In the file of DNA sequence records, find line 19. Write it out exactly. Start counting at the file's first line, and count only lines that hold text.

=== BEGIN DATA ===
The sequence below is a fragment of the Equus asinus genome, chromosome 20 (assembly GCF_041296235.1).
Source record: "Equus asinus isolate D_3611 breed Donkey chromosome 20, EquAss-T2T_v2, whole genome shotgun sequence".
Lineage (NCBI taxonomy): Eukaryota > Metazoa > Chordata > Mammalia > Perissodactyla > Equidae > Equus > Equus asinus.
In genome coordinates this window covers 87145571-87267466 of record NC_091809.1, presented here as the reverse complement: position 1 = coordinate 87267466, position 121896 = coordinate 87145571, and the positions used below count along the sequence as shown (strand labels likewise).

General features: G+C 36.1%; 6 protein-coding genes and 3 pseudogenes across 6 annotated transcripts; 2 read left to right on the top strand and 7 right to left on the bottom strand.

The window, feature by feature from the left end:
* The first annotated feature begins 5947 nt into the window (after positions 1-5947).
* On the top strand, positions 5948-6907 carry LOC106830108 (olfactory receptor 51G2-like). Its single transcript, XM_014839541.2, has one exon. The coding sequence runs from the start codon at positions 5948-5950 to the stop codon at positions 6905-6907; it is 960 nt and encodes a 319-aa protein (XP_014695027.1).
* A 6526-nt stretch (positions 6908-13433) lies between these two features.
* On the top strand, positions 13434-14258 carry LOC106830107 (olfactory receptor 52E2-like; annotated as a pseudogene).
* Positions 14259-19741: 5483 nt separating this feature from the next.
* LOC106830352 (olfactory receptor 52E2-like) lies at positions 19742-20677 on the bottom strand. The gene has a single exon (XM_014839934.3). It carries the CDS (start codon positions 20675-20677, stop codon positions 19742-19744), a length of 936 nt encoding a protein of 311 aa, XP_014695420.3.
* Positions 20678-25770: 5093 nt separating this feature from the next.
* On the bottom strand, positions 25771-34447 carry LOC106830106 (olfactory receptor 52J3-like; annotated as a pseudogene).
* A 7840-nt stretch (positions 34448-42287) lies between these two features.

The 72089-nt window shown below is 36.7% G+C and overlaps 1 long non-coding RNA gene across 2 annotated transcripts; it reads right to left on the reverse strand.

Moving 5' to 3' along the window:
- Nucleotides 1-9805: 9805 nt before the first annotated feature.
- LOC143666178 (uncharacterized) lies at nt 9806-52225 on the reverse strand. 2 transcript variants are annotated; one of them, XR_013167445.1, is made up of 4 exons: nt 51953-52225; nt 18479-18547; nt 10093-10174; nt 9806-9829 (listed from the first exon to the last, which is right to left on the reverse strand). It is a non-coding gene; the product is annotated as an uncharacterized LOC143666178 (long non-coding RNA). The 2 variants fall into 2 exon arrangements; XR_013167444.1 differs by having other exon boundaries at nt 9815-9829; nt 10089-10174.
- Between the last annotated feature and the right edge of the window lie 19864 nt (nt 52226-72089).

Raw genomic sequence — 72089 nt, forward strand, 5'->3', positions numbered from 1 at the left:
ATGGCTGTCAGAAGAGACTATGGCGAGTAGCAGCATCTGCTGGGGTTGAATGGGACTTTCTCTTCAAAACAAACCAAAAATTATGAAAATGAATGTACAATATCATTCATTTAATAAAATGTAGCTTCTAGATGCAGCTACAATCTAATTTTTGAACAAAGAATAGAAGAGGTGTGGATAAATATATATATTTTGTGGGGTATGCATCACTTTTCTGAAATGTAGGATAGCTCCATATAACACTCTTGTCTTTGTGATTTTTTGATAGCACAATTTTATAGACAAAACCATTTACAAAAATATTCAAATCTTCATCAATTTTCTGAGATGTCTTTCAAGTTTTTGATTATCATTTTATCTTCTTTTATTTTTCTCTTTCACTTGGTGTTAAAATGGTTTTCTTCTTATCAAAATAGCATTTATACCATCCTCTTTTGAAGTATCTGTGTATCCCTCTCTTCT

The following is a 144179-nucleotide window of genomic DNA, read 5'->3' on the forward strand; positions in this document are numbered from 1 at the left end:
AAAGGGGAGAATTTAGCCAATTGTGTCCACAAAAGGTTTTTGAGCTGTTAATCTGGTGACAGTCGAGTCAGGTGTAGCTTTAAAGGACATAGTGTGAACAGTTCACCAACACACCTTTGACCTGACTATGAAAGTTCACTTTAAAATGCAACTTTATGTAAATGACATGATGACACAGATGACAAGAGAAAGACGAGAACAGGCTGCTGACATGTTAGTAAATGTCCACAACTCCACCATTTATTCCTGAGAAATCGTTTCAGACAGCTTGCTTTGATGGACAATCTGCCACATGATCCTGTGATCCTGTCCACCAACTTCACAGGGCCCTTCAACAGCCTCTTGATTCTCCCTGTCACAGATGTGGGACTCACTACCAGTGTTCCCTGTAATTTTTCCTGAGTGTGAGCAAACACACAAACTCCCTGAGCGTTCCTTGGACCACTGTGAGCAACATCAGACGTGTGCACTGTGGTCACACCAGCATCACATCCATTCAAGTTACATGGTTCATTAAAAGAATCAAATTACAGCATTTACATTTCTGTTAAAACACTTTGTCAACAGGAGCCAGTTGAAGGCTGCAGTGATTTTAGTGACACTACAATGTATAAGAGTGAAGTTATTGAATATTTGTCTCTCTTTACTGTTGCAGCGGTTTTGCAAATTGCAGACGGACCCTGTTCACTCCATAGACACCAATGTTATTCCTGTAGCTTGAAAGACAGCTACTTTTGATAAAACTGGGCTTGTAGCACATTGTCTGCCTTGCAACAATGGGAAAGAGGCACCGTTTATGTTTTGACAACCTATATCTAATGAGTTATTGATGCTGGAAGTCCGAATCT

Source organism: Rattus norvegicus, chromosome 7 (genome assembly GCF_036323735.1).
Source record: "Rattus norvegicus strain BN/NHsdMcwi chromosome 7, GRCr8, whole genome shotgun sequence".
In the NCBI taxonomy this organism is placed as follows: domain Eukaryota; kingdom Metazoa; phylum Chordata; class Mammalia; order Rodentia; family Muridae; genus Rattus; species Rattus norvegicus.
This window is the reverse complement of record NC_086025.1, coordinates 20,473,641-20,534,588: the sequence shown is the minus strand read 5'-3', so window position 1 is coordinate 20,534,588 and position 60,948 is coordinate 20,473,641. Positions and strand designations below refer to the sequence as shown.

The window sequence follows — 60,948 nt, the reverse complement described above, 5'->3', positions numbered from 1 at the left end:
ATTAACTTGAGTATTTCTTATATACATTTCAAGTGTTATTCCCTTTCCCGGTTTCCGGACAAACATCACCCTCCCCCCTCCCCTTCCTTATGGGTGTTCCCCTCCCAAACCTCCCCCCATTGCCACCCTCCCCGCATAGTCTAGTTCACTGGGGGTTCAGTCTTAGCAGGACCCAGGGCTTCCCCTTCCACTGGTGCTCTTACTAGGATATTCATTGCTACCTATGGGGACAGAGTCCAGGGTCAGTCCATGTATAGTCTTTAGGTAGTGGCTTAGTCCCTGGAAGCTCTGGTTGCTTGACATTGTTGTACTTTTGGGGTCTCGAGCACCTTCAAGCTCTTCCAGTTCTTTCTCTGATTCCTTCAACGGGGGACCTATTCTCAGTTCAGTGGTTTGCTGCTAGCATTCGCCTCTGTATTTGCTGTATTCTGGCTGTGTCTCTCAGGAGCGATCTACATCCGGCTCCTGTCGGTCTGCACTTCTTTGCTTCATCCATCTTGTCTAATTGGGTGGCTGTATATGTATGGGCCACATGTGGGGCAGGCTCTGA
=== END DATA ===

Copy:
- LOC143666178 (uncharacterized) lies at nt 9806-52225 on the reverse strand. 2 transcript variants are annotated; one of them, XR_013167445.1, is made up of 4 exons: nt 51953-52225; nt 18479-18547; nt 10093-10174; nt 9806-9829 (listed from the first exon to the last, which is right to left on the reverse strand). It is a non-coding gene; the product is annotated as an uncharacterized LOC143666178 (long non-coding RNA). The 2 variants fall into 2 exon arrangements; XR_013167444.1 differs by having other exon boundaries at nt 9815-9829; nt 10089-10174.